January 3, 2014

Discarded Shutters Become a Children's Dining Table

I'd like to tell you kids a story.

Once upon a time, I had some shutters. So I made a dining table out of them for Campbell and Gaines Jr. The end.

Riveting, right?

I've said before that I felt like most of my projects these days are kid-related. Turns out that's a pretty true assessment. Aside from the roughly 30 custom signs I made for customers from October - December, all of my "free time" projects have been for our kids.

I have accepted that, and now I embrace it. If you are doing the whole parenting thing right, then their lives become your lives. At least for the first maybe 2-3 forevers.

Listen, there's really only one excusable reason for a grown-ass man to know the names and dress colors of every single Disney princess. I do, and it's because I have a young daughter.

I WISH the song that's stuck in my head throughout the day that I can't stop repeating over and over was "What Does the Fox Say" (you. are. welcome.). Sadly, it's usually something from Barney, Dora, Caillou or Daniel Tiger. But, it is what it is, and I wouldn't want it any other way if it meant I had to give up a single second of Campbell's toddler years.

As our new baby boy grows, pretty soon it will be Thomas the Train, Bob the Builder, etc. Maybe at one point I'll put my head through a plate glass window, but for now, I'm soaking it all in.

Which brings us to one of my recent projects...a kid-sized dining table made from 100% reclaimed materials.

That is what I think of every time I walk past it. And I laugh - because that's a classic scene from Zoolander. You see, the table is in the eat-in area of our kitchen that is intended for a breakfast table and chairs.

But instead of an adult-sized table, it's all miniature: a place for Campbell and friends to dine. Eventually, Gaines Jr. will join her, but right now, those seats are reserved for Elmo, Cookie Monster, Minnie Mouse and Ariel. And that's where you'll find them, each with a plate of Play-Doh, and a small Starbucks cup.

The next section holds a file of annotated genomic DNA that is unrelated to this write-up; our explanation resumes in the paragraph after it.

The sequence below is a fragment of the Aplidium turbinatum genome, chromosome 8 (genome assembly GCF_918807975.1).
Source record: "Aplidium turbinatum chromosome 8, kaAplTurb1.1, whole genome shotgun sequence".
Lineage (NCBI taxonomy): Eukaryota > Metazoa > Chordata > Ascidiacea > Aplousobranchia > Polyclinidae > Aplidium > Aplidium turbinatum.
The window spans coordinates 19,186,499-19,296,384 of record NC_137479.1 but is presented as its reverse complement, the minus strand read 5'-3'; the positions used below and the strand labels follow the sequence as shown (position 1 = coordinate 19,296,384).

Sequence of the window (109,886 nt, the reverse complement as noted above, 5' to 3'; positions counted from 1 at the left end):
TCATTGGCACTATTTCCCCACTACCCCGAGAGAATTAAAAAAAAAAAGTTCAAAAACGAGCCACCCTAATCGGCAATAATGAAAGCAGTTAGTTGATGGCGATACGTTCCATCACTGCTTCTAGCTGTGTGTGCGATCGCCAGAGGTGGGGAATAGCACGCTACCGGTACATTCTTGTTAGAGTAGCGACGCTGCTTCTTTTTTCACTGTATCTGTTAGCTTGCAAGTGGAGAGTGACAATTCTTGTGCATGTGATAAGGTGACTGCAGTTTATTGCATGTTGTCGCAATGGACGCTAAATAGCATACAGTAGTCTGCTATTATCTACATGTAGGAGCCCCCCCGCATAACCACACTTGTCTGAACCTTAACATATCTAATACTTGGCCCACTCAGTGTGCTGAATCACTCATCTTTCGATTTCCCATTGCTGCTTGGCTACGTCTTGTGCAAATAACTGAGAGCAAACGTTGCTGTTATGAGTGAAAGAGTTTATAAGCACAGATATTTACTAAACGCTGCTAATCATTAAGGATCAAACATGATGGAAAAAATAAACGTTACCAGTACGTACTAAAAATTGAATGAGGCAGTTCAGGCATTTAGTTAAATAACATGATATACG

I'm so happy with the way it turned out, I'm hoping it will be in the family for future generations. If it survives the first wave of abuse, that is.

More importantly, Courtney is thrilled with it. That's pretty key to the whole "will it ever get from my shop into the house" thing.

So that is the ending, but it's all about the journey, right? So, here's that part.

The shutters came from a friend who was going through a complete gut of their home. Instead of throwing them away, she gave them to me. So I left them in a special part of my yard I affectionately call "the bone yard" - where things like shutters, pallets, pane glass windows, etc. go to sit in the elements for a little while to get fully seasoned.

Hours of paint stripping, sanding, measuring and cutting later...

Notice the burn marks? That's from the heat gun, which is what I used to strip the paint. It still took freaking forever, but it wasn't nearly as messy as my last foray into liquid paint stripper.

With the supports taken care of, I moved onto the table top. I didn't want to do the same old "farmhouse" look with long boards on top, so I decided to make up a little design loosely based on my original inspiration for the entire project:

And I came up with this (post sanding, but before I tightened the gaps with wood filler):

The chairs. I wish I could say I made them, but I'm certainly glad I didn't have to. Making one chair sucks. Making four? Shoot me in the face. Luckily, one of my neighbors donated them to the cause, and didn't mind because they were just sitting outside her garage. She didn't need them anymore but was too emotionally attached (from her own kids using them) to toss them on the curb. Win/win.

They'd spent years outside, so were a little worse for wear. A couple of screws here, a couple of nails there, and they were sturdy enough. And after sanding, they were smooth enough.

Put it all together with a little paint, some stain, and a glossy finish, and...


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